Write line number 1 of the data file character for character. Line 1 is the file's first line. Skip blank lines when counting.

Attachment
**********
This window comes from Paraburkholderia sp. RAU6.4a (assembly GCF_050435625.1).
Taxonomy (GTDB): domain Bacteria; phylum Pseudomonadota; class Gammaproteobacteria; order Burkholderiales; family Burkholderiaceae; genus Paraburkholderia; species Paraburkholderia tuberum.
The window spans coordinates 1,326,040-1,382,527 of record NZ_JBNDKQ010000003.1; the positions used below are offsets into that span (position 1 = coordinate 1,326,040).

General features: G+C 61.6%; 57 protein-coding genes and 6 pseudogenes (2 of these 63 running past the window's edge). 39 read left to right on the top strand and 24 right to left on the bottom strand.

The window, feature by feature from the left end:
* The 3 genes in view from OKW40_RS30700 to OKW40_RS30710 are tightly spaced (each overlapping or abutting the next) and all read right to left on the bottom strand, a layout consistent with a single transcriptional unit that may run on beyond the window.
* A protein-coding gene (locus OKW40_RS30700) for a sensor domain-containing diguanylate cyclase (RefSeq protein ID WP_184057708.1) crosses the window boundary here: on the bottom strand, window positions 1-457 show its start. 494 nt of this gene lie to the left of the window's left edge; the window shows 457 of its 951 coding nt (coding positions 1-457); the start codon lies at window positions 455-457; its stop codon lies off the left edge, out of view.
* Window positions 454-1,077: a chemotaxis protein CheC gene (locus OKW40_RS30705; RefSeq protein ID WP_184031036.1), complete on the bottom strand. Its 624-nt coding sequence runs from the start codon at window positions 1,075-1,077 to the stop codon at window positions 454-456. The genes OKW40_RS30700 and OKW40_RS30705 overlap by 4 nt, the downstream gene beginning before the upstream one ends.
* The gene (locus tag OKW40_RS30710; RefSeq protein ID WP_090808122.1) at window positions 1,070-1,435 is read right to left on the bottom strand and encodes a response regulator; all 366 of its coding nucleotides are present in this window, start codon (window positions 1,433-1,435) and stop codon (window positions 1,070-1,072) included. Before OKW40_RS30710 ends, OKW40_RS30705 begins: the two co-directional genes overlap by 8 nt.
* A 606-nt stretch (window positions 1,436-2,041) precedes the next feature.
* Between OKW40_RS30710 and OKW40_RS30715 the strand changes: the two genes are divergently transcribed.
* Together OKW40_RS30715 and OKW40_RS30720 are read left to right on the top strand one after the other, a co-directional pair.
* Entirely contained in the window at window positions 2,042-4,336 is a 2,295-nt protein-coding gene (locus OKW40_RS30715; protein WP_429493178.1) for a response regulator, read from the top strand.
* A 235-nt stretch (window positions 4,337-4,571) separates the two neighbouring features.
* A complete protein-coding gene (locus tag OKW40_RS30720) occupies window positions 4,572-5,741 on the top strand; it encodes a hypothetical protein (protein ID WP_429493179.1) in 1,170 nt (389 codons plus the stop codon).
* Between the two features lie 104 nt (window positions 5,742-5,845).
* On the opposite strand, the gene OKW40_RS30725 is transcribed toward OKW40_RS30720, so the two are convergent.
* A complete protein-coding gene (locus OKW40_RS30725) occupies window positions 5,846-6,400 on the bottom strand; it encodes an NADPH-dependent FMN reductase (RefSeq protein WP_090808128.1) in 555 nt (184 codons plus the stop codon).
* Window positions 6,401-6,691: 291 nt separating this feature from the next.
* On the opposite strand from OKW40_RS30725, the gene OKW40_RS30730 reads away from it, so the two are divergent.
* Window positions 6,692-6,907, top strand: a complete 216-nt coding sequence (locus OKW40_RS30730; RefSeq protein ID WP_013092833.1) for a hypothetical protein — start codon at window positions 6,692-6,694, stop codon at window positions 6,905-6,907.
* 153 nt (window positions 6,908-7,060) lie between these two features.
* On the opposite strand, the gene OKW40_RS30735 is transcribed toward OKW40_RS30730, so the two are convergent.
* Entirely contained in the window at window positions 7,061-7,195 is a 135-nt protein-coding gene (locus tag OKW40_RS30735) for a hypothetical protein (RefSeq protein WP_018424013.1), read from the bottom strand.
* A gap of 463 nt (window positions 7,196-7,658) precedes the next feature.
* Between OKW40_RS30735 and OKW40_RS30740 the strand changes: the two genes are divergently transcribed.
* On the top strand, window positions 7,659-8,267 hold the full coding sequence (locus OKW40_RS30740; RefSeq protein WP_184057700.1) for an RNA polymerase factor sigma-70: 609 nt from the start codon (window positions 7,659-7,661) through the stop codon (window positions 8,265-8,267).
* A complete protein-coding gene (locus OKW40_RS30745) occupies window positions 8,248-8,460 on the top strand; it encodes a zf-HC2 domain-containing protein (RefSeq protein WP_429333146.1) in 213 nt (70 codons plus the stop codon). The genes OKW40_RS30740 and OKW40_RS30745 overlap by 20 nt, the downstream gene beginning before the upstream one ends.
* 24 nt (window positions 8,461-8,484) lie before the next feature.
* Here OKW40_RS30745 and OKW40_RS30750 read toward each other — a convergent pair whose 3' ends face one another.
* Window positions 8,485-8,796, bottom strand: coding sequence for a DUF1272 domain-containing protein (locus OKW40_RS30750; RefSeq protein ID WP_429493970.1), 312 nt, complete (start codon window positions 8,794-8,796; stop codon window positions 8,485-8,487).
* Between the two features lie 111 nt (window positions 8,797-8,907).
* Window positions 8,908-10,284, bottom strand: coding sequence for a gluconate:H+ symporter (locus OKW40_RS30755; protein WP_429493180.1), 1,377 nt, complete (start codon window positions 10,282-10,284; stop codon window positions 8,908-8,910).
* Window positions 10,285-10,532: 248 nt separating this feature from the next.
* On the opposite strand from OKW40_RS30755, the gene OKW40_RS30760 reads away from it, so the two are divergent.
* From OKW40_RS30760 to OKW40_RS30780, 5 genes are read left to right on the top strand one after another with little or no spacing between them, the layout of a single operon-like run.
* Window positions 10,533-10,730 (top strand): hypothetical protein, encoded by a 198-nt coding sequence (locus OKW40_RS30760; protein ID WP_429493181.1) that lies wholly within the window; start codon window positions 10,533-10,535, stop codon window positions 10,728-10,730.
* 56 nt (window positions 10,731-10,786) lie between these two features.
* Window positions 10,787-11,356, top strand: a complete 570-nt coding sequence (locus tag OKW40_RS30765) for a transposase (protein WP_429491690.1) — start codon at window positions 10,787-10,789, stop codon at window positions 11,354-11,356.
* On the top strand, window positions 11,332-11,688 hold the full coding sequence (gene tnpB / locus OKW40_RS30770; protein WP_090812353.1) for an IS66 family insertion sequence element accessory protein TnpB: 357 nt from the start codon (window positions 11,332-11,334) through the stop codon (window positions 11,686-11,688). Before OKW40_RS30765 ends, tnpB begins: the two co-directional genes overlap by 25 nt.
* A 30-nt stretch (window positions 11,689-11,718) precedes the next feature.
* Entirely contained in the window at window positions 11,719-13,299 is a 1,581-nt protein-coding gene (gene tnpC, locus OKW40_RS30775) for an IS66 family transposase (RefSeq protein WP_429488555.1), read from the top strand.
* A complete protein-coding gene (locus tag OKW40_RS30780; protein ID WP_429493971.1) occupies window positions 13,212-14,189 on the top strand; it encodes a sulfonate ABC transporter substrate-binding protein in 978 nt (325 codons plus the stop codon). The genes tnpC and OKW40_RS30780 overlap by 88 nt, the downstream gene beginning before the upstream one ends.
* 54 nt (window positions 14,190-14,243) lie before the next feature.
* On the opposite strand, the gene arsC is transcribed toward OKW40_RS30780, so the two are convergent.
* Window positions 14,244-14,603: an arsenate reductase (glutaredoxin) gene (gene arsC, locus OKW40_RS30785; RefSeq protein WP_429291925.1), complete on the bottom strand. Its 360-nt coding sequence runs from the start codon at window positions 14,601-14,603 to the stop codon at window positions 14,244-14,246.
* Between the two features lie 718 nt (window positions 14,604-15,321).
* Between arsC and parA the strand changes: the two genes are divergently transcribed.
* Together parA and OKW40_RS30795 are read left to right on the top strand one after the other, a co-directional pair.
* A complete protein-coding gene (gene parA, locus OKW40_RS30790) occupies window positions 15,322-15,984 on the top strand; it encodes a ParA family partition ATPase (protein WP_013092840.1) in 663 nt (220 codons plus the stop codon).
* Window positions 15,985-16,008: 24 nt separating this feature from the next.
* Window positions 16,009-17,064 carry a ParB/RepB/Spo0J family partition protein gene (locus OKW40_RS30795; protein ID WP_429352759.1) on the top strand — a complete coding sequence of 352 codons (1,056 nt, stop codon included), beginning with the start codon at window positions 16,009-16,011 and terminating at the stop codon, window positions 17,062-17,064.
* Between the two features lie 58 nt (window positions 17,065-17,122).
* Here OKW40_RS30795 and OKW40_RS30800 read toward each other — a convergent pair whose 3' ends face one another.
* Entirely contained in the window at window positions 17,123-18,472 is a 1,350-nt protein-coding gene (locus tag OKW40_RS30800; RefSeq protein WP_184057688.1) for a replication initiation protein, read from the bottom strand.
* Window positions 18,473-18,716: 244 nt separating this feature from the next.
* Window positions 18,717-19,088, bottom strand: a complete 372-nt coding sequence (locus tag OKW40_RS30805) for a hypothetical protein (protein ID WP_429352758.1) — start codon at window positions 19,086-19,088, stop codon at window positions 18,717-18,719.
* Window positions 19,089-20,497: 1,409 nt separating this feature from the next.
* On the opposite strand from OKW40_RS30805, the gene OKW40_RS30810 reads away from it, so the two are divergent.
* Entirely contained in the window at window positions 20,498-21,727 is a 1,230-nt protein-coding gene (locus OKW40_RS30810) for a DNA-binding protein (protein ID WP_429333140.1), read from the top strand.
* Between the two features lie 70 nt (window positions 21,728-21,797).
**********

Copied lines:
This window comes from Paraburkholderia sp. RAU6.4a (assembly GCF_050435625.1).